TB, Lyme disease, syphilis, varicella zoster


Acute management: steroid drops (e.g. prednisolone acetate 1%) and cyclopentolate

The basic workup for acute anterior uveitis includes HLA-B27 and syphilis testing. For bilateral granulomatous disease one should also consider testing for sarcoid (CXR at least).

A: Koeppe nodules at the pupillary border and Busacca nodules in the iris stroma in a Fuchs’ uveitis syndrome. Image courtesy of Nalçacıoğlu et al. B: Slit lamp photograph showing the granulomatous anterior uveitis with large Koeppe nodules. Image courtesy of Babu et al. C: Small stellate non-gravitationally distributed keratic precipitates (KPs) typical of Fuchs' uveitis. Image courtesy of Herbort et al. D: Mutton-fat KPs: This type of gravitational large KPs can be seen in tuberculosis and sarcoidosis, Image courtesy of Herbort et al.

Intermediate uveitis

Intermediate uveitis is inflammation of the posterior ciliary body (pars plana) and vitreous. This is a rarer form of uveitis. It is rarer than other forms, and is typically painless with no red eye. It’s onset is also usually insidious and bilateral.

Clinical features:

  • Slow onset, bilateral

  • Blurred vision

  • Floaters

  • Painless, no red eye

  • Snowballs: white focal inflammatory cells and exudates

  • Snowbanking: white exudates on the ora serrata which may extend onto the pars plana

  • Peripheral periphlebitis: strong association with multiple sclerosis!

Causes split up by aetiology:


Pars planitis


Sarcoidosis, MS, inflammatory bowel disease


Lyme disease, Toxocariasis, Whipple’s disease, Syphilis, Leprosy


  • CMO - much more common in intermediate uveitis, complicating up to 50% of cases

  • Optic disc swelling

  • Band keratopathy (complicating up to 40% of cases!)

  • Glaucoma

  • Cataract formation

Pars plana snowball exudates. Image Courtesy of Babu et al.

Posterior uveitis

Posterior uveitis is inflammation of the choroid +/- retina. It is the rarest form of uveitis, and the most likely to result in vision loss. Whilst some cases may be asymptomatic, others may have a sudden onset with acute deterioration.

Clinical features:

  • Floaters

  • Reduced visual acuity

  • Blurred or lost vision

  • Difficulty seeing in the dark

  • Difficulty seeing colour




Toxoplasmosis, onchocerciasis, toxocariasis, syphilis, TB, VZV, HSV, CMV

💡 While anterior uveitis often causes a painful red eye, light sensitivity and blurred vision, the symptoms of posterior uveitis are more subtle. As we go further back in the eye from anterior to posterior, inflammation is more likely to result in visual loss as the retina/choroid is affected.


  1. Salmon, John F., and Jack J. Kanski. Kanski’s Clinical Ophthalmology: A Systematic Approach. Ninth Edition, Elsevier, 2020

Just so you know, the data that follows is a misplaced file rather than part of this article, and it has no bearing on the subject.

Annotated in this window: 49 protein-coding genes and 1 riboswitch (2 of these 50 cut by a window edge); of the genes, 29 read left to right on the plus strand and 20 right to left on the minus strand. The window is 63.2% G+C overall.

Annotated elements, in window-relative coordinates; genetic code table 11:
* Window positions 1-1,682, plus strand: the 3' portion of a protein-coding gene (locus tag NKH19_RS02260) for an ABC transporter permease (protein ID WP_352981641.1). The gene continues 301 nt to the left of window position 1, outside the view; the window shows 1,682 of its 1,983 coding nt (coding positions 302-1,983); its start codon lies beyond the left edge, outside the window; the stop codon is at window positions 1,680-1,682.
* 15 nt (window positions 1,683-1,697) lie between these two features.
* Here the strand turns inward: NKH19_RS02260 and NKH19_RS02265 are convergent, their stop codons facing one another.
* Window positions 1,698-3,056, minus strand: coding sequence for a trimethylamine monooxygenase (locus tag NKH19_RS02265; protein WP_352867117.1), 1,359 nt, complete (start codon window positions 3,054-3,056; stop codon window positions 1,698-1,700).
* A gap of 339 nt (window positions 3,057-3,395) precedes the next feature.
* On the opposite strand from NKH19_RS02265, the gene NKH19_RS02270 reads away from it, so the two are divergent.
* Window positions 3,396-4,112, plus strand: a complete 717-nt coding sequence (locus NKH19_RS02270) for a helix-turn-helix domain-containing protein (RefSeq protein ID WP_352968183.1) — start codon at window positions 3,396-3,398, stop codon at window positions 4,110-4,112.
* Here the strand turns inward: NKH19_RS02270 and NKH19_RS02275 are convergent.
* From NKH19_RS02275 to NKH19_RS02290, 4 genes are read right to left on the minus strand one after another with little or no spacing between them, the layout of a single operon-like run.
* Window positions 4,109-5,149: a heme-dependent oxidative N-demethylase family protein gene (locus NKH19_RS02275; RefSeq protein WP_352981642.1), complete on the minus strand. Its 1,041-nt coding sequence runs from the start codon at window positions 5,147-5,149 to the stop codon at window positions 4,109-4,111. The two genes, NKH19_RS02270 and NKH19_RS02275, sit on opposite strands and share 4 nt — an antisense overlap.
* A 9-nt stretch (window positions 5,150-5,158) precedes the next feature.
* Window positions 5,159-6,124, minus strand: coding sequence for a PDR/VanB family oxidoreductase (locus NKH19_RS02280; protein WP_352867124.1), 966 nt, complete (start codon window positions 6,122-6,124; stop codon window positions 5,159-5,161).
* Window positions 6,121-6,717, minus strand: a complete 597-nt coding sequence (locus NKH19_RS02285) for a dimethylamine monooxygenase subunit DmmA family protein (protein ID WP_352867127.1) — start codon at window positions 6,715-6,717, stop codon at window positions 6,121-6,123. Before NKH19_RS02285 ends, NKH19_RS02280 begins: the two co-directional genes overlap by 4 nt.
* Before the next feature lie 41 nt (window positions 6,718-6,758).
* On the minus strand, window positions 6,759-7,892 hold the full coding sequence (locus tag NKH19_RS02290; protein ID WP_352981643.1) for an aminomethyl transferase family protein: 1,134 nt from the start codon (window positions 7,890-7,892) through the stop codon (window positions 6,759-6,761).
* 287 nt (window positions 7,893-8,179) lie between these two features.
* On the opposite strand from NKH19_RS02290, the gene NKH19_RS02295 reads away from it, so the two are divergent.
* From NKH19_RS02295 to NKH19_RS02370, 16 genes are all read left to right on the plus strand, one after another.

2. Elnahry, Ayman G., and Gehad A. Elnahry. ‘Granulomatous Uveitis’. StatPearls, StatPearls Publishing, 2022. PubMed,

  3. Gilani, Christopher J., et al. ‘Differentiating Urgent and Emergent Causes of Acute Red Eye for the Emergency Physician’. Western Journal of Emergency Medicine, vol. 18, no. 3, Apr. 2017, pp. 509–17. PubMed Central,

  4. Nalçacıoğlu, Pınar, et al. ‘Clinical Characteristics of Fuchs’ Uveitis Syndrome’. Turkish Journal of Ophthalmology, vol. 46, no. 2, Apr. 2016, pp. 52–57. PubMed Central,

  5. Babu, Kalpana. ‘Sarcoidosis in Tuberculosis-Endemic Regions: India’. Journal of Ophthalmic Inflammation and Infection, vol. 3, no. 1, June 2013, p. 53. PubMed,

  6. Herbort, Carl P. ‘Appraisal, Work-up and Diagnosis of Anterior Uveitis: A Practical Approach’. Middle East African Journal of Ophthalmology, vol. 16, no. 4, Oct. 2009, pp. 159–67. PubMed,

  7. Barut, Kenan, et al. ‘Acute Granulomatous Iridocyclitis in a Child with Tubulointerstitial Nephritis and Uveitis Syndrome’. Journal of Ophthalmic Inflammation and Infection, vol. 5, Feb. 2015, p. 3. PubMed Central,

Related Posts

See All

Summary Vogt-Koyanagi-Harada (VKH) disease is a bilateral granulomatous panuveitis with or without extraocular manifestations. It is an...

Further resources

Duke Top 10 Video Thumb.jpg

How to Score Top 10% in the Duke Elder Exam

This popular article contains essential tips for anyone taking the Duke Elder Exam seriously and wants to secure a place in the top 10% of candidates. 

Mockup with background.jpg

Duke Elder Series Online Course

Following the success of our Live Duke Elder Series last year, we are introducing an all-new online version of this course with the added bonus of SBA questions to reflect the style and format of the Duke Elder Exam, which you can learn in a self-paced format with unlimited access. 

bottom of page